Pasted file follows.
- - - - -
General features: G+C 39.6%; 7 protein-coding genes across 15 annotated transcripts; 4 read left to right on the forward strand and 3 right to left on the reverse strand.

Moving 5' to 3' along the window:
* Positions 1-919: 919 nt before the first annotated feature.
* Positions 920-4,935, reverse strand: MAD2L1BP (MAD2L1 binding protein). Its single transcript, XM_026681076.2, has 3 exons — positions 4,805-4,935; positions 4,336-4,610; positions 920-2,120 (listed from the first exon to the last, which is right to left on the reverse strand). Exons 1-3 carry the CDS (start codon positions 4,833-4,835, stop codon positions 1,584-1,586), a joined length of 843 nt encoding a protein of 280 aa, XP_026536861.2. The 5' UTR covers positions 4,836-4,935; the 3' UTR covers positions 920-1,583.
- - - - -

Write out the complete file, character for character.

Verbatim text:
General features: G+C 39.6%; 7 protein-coding genes across 15 annotated transcripts; 4 read left to right on the forward strand and 3 right to left on the reverse strand.

Moving 5' to 3' along the window:
* Positions 1-919: 919 nt before the first annotated feature.
* Positions 920-4,935, reverse strand: MAD2L1BP (MAD2L1 binding protein). Its single transcript, XM_026681076.2, has 3 exons — positions 4,805-4,935; positions 4,336-4,610; positions 920-2,120 (listed from the first exon to the last, which is right to left on the reverse strand). Exons 1-3 carry the CDS (start codon positions 4,833-4,835, stop codon positions 1,584-1,586), a joined length of 843 nt encoding a protein of 280 aa, XP_026536861.2. The 5' UTR covers positions 4,836-4,935; the 3' UTR covers positions 920-1,583.